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Bill Nighy Narrates Audiobook for People with Dementia

By Sarah Frideswide

Cognitive Books was founded by Matt Singleton when he realised that there were no books on the market catered specifically for people with Dementia and Alzheimer's. Matt is a Gerontologist (someone who studies the ageing process) and his dad has Alzheimer's. Since Matt couldn’t find any books on the market which enabled his dad to enjoy reading like he had done in the past, he created his own. 

There has long been evidence that mentally stimulating activities over the course of one’s lifetime can delay or prevent the onset of Dementia. There is also evidence that reading, and similar activities like crosswords, can help to slow the progress of the disease in those who already have it. 

In the UK, one in eleven people aged over sixty-five have Dementia, and since it estimated that half of us will be affected by it – either by caring for someone with the disease, or by developing it ourselves – it is surprising this is the first time that books have been created to facilitate reading for people with Dementia and Alzheimer's. Until now, it was difficult to find a way for them to read, even though the cognitive and social benefits of reading can be profound. The website of the Alzheimer's Society recommends using books which are shorter and more concise, for a friend or carer to read to the person with Dementia, or for them to listen to podcasts or audiobooks instead. Now, thanks to Matt Singleton and Cognitive Books, people with Dementia and Alzheimer's have a way to continue reading for themselves as well as enjoying the social aspects of reading with someone they love.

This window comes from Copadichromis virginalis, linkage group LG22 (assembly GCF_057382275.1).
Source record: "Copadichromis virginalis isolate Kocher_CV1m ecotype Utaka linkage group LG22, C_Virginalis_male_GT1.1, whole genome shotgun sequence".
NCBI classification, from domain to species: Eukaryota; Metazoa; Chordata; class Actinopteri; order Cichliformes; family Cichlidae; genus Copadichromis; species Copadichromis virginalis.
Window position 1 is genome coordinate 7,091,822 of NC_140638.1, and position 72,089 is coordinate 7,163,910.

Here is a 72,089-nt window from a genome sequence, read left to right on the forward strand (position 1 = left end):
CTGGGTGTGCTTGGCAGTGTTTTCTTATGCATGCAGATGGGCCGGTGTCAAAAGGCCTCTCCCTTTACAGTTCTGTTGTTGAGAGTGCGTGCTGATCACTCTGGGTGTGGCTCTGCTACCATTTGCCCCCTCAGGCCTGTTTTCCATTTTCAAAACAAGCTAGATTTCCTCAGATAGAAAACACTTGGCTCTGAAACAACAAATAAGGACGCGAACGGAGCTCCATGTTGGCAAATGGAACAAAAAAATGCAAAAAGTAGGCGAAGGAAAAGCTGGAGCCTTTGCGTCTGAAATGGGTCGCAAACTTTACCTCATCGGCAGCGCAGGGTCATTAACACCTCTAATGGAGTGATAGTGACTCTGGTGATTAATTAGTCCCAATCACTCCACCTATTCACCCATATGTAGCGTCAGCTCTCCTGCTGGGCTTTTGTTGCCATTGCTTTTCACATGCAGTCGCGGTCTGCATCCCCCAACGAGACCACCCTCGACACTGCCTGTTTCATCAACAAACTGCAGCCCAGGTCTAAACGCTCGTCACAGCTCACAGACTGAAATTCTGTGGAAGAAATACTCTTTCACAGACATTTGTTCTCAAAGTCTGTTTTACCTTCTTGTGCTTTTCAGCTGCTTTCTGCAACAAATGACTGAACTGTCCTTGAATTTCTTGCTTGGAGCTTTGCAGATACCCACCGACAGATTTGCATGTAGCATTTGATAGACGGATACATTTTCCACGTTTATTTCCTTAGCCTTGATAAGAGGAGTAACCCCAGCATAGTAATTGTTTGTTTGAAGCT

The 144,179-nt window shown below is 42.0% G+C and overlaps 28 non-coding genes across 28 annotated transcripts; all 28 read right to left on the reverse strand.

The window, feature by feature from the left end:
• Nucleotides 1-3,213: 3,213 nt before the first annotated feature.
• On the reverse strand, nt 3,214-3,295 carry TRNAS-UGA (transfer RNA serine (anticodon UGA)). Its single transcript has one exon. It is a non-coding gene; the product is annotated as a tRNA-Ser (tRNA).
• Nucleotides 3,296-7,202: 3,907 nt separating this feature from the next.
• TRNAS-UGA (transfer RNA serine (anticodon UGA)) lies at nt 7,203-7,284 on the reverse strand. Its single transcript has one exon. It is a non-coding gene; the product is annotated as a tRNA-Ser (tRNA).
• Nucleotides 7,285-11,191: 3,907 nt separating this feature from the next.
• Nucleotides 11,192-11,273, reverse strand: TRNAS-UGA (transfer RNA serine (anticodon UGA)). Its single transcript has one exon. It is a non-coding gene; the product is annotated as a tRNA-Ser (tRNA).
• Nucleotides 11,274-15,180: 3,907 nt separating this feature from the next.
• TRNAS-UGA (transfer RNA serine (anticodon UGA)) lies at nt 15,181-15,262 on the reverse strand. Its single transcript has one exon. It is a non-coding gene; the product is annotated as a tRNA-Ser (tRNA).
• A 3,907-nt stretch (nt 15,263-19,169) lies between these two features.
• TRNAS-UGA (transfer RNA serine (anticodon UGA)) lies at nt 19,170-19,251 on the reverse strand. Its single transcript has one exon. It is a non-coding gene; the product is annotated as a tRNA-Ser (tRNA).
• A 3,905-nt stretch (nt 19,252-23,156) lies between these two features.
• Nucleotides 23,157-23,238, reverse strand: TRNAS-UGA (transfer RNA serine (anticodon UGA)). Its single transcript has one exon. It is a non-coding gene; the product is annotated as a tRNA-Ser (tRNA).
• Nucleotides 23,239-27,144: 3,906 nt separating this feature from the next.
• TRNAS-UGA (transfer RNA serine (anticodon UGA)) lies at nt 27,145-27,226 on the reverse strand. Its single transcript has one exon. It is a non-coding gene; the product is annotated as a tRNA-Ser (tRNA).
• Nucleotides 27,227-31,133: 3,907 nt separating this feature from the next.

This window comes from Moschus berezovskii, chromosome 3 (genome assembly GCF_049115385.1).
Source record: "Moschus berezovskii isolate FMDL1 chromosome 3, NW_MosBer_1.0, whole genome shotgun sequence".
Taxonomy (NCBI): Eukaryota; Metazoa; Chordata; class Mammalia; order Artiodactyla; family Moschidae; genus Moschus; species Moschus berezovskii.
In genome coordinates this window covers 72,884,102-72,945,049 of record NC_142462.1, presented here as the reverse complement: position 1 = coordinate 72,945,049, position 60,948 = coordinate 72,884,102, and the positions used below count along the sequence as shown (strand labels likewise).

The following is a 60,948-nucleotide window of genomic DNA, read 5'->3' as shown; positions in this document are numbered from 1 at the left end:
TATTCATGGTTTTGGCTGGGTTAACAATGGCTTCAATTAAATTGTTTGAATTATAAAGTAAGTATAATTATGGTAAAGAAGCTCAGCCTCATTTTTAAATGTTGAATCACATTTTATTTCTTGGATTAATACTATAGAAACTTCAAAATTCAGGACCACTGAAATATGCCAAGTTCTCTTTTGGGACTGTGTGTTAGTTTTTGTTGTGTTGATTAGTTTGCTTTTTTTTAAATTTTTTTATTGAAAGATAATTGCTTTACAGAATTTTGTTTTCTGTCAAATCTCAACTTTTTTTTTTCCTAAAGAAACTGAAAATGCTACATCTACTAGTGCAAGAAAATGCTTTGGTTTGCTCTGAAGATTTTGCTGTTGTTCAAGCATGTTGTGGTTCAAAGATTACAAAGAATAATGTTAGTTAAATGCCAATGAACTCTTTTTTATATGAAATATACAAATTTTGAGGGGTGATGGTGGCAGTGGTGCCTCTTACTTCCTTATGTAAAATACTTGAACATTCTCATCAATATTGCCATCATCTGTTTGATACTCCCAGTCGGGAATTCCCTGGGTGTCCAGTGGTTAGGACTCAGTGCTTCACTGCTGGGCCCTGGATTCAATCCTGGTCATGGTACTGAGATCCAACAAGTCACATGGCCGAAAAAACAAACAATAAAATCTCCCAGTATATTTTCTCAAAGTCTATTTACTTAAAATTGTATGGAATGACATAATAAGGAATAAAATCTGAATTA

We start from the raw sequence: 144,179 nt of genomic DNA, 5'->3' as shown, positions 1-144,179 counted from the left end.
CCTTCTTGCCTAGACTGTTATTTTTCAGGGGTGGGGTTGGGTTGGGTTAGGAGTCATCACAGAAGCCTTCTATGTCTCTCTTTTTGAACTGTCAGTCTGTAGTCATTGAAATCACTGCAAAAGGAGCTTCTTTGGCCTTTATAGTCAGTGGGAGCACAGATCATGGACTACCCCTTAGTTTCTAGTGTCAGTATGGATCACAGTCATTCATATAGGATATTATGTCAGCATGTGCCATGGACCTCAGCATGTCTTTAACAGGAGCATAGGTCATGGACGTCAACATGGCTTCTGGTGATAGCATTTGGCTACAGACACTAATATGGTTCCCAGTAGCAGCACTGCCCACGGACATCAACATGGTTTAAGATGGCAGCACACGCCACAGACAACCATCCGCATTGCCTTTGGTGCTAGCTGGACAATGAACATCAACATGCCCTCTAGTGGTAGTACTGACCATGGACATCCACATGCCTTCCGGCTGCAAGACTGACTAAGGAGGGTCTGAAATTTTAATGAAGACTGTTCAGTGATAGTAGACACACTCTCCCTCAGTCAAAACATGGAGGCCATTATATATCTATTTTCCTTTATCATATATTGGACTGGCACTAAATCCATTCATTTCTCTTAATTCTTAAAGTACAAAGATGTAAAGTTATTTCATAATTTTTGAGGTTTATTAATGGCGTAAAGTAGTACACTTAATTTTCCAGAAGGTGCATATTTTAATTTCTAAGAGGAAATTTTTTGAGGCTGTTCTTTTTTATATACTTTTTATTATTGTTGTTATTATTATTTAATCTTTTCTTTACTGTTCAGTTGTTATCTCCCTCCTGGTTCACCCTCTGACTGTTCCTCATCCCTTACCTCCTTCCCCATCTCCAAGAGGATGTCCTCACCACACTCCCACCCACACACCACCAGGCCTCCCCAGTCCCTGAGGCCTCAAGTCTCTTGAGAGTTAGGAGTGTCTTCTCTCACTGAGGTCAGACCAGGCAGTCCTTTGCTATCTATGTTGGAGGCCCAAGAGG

Cognitive Books have started working with Bill Nighy who will narrate a free audio version of the forthcoming title Looking Back at the Beatles, set to be released in April. In 2017 Bill Nighy voiced a television ad for the Alzheimer’s Society, to bring awareness to the devastating nature of this disease. He himself suffers from a hereditary condition called Dupuytren’s Contracture, which means that two fingers on each of his hands are contracted in towards the palm. As most people know, Nighy became prominent when he played the ageing rockstar Billy Mack in Love Actually in 2003, but he had been an actor for many years before that. 

Bill Nighy said, “I was grateful to be given an opportunity to help in any small way with this dreadful condition that afflicts so many of us directly or indirectly. I hope these books can be a valuable addition to the treatment already in place and bring the same satisfaction that they might in normal circumstances. I salute those involved in this project.”

A Cognitive Book includes exercises to help the reader engage with the material in it. Each page can work as a story on its own, and includes a measured dose of information so as not to overwhelm the person reading. They are written about subjects which the audience are likely to be interested in and enjoy. For example, the subject of the Beatles has been designed to stimulate Reminiscence – the engaging of long-term memories which the Dementia sufferer still has access to, even though their short-term memory is in decline. The Alzheimer's Society has praised Cognitive Books and their work, choosing Cognitive Books to be their partner for their Accelerator Programme last year. The Accelerator Programme aims to “support people in developing and accelerating their product and service innovations to deliver help and hope to people living with Dementia.”

Given how popular reading is as a hobby and how prevalent Dementia is in the population, Cognitive Books are going to be worth keeping an eye on as they start to produce more titles. It is to be expected that they will become sought after as they start to become more well known. 



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